83.11. Within the bounds of this city Aurick there is a little hill rising to some height (commonly called Obstalsboom {1606E only{or Upstalsbom}1606 only} where the seat of Justice or Court for the whole area is held. Here they used to meet every {1592L, 1595L, 1598D, 1601L, 1603L, 1608/1612I & 1609/1612L have instead{twice per}1592L, 1595L, 1598D, 1601L, 1603L, 1608/1612I & 1609/1612L only} year, coming from all the {1592L, 1595L, 1598D, 1601L, 1602S, 1603L, 1608/1612I & 1609/1612L only{seven}1592L, 1595L, 1598D, 1601L, 1602S, 1603L, 1608/1612I & 1609/1612L only} Sea Lands, in the open and wild fields, to discuss and resolve, with the help of the most skilful and qualified lawyers, such as best knew their customs and laws, all controversies arising between one person and the other}not in 1598F}. In this area there are also various castles, villages and farms. Of hamlets and settlements there are so many that often one touches the other.
83.12. Most of these are so excellent, both as regards the beauty of their houses and streets, as also for the multitude of inhabitants and foreigners, that they may in honour and greatness contend with other cities of Germany.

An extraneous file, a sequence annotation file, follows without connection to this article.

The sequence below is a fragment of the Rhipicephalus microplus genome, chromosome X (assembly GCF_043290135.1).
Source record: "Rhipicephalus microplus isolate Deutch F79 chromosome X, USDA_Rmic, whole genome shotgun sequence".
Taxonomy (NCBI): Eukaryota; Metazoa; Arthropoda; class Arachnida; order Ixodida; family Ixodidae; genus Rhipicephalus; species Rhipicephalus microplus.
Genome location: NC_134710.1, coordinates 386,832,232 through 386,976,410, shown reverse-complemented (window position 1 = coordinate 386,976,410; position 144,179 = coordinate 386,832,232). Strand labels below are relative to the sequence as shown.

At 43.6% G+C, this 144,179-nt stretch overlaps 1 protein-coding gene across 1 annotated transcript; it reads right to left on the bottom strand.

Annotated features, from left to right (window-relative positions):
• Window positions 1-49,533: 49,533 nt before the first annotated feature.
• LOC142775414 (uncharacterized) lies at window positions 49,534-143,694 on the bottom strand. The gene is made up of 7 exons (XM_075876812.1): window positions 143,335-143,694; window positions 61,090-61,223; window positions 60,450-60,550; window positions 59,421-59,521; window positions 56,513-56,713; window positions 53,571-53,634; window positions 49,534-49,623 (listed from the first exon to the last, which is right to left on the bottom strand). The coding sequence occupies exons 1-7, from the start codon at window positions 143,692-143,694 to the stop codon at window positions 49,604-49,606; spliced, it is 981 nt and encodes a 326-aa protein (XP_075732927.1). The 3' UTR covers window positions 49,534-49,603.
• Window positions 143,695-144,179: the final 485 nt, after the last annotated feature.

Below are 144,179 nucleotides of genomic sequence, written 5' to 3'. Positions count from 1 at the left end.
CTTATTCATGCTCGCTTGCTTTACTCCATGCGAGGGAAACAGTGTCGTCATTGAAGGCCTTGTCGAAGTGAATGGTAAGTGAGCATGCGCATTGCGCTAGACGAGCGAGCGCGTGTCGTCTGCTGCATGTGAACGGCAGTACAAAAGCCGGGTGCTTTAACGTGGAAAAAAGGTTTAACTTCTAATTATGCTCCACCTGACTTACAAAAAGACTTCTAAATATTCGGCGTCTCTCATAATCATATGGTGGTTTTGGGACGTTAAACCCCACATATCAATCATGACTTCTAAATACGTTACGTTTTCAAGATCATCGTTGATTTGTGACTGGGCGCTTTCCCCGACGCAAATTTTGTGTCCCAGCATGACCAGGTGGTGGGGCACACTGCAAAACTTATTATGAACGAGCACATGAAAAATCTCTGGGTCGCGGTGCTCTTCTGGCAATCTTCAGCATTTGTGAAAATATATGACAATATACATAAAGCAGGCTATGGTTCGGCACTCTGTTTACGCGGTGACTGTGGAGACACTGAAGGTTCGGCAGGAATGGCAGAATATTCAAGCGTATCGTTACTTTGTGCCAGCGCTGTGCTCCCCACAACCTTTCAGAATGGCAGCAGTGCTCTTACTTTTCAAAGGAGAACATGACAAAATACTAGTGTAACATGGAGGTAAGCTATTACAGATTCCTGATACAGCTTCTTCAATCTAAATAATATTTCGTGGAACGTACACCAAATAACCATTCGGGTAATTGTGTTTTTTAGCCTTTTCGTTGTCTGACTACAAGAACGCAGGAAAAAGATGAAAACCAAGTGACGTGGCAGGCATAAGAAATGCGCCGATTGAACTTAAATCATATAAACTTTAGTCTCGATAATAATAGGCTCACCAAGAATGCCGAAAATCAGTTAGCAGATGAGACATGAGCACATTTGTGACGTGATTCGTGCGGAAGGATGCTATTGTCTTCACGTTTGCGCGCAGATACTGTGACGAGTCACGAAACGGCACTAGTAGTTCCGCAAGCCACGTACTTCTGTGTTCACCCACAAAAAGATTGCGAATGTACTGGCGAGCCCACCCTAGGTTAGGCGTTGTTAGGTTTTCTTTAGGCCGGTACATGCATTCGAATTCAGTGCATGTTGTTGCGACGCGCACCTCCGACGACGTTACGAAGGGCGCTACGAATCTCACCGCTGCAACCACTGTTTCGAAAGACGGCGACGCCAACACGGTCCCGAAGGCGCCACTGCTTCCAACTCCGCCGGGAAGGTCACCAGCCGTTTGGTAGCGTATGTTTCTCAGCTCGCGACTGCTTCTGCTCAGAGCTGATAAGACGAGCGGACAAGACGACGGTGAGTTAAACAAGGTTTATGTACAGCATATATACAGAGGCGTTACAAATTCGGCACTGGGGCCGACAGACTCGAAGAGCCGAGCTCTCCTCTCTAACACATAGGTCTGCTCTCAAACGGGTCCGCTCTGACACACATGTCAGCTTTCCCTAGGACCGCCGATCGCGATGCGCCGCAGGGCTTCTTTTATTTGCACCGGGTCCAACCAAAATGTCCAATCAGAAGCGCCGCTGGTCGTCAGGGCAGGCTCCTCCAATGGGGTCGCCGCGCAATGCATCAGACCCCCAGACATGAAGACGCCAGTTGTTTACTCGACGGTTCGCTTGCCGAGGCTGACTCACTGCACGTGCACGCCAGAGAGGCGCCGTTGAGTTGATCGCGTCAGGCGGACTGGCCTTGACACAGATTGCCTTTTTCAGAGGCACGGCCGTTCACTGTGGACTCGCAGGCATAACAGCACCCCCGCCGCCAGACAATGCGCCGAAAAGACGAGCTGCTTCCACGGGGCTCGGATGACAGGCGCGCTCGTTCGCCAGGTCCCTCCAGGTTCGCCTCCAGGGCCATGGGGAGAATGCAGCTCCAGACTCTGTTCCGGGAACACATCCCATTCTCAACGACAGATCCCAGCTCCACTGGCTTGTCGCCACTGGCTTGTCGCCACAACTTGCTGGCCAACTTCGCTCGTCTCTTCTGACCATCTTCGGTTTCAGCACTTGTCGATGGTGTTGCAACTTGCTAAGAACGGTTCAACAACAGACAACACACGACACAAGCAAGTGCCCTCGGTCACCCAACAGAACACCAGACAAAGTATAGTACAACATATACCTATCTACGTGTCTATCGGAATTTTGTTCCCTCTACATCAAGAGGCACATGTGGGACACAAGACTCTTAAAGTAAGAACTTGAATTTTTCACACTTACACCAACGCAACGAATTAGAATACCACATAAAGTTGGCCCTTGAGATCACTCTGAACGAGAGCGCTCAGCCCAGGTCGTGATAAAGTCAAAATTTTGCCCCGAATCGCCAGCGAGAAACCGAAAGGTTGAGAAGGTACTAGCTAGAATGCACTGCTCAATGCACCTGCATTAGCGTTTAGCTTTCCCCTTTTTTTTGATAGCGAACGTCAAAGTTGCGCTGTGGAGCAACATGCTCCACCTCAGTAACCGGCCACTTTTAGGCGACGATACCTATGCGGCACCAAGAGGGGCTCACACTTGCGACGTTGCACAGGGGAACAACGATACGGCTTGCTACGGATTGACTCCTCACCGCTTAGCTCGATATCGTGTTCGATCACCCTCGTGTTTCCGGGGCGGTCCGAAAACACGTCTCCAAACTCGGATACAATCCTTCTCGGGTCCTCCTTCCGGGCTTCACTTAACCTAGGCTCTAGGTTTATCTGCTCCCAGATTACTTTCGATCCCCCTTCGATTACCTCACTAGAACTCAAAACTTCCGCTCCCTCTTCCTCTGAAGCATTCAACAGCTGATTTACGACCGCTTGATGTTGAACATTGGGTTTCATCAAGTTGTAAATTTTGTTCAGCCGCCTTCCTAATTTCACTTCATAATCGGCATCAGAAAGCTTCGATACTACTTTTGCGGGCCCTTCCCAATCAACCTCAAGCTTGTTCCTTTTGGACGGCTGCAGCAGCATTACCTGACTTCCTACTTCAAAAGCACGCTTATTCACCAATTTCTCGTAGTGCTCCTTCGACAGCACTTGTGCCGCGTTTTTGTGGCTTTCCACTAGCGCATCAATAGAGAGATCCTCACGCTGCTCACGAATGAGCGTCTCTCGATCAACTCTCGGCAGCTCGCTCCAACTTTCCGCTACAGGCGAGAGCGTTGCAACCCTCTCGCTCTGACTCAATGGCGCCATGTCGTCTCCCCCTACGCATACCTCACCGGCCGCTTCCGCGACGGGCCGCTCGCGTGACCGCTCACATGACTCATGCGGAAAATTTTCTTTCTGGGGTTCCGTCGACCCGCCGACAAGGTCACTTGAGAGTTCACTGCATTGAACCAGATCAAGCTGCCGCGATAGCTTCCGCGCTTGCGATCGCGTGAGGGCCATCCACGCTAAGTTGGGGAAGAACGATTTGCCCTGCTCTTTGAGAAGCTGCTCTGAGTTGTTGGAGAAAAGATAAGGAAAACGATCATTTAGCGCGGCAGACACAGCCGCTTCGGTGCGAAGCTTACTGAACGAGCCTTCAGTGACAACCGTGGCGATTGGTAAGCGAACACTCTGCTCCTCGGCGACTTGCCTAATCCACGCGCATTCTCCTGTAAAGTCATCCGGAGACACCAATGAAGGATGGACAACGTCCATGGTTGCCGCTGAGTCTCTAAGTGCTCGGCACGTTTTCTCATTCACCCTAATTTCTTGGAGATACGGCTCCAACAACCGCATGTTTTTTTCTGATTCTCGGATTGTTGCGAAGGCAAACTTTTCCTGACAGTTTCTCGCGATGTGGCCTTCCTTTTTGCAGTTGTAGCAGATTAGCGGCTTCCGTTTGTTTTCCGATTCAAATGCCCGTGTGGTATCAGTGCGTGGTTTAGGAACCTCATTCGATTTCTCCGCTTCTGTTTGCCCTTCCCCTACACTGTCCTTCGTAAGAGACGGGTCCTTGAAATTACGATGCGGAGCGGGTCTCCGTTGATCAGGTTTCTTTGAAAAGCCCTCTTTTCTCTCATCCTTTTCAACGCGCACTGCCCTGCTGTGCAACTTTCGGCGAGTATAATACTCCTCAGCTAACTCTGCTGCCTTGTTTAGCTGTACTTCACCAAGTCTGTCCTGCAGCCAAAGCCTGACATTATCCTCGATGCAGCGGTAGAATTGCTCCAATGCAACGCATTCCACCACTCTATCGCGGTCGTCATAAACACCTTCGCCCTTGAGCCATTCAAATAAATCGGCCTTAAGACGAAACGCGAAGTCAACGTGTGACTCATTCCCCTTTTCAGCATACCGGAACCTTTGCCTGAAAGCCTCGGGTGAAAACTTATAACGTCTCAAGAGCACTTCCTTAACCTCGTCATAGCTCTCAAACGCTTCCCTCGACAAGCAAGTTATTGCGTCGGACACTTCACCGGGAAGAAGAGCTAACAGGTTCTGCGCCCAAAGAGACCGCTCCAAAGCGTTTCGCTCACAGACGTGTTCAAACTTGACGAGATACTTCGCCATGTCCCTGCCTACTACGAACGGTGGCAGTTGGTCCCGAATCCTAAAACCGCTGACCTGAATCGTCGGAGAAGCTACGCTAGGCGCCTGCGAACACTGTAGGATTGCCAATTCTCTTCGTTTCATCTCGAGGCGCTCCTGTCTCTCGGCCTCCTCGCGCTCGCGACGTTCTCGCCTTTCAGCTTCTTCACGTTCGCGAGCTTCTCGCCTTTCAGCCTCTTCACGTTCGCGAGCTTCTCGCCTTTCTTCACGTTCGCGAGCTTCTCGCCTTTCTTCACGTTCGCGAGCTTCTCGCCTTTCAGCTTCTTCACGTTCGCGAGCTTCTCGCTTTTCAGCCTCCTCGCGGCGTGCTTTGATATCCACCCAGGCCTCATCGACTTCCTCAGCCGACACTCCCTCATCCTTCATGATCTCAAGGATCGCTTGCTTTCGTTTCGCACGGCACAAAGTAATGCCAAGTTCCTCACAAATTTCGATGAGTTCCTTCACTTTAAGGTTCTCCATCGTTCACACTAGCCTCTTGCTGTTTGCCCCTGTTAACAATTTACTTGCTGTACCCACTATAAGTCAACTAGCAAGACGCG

83.13. The people occupy themselves with trade as Merchants, or make a living by jobs and handicraft, or by being farmers and tilling the soil. With their neighbours and foreigners they speak in the Dutch language, whereas among themselves they use a peculiar language, belonging to that nation and not understood by foreigners. They are nicely dressed, even the simplest country people, so that one would take them to be citizens. The women wear a kind of clothing which differs much from that of other nations. They tie all the hair on their head into one strain, which they allow to hang free on their back, embellishing it with various silver objects and guilded spangles and buttons.
83.14. They cover their head in Summer with a cloth of silk of a red colour, so that you can hardly see their eyes. This kind of attire they call a Hatte. The upper garment {not in 1598D{(huick {1601L & 1603L have instead{hatte}1601L & 1603L instead} or loose gown)}not in 1598D} which they wear outside is from the top to the bottom equipped with many small plaits, and stands so stiff with silver and guilded wire or plates that when it is taken off, it will stand upright <by itself>. This is sometimes made of red cloth, sometimes of green cloth. In this country of East-Friesland there are also two other counties, one called Esens, the other Ieueren, after the name of their chief towns}1592L, 1595L, 1598F, 1598D & 1608/1612I end here}. {1601L{About the situation in this province, its nature and the manners of its people, read Ubbo Emmius}1601L} © Marcel van den Broecke ©.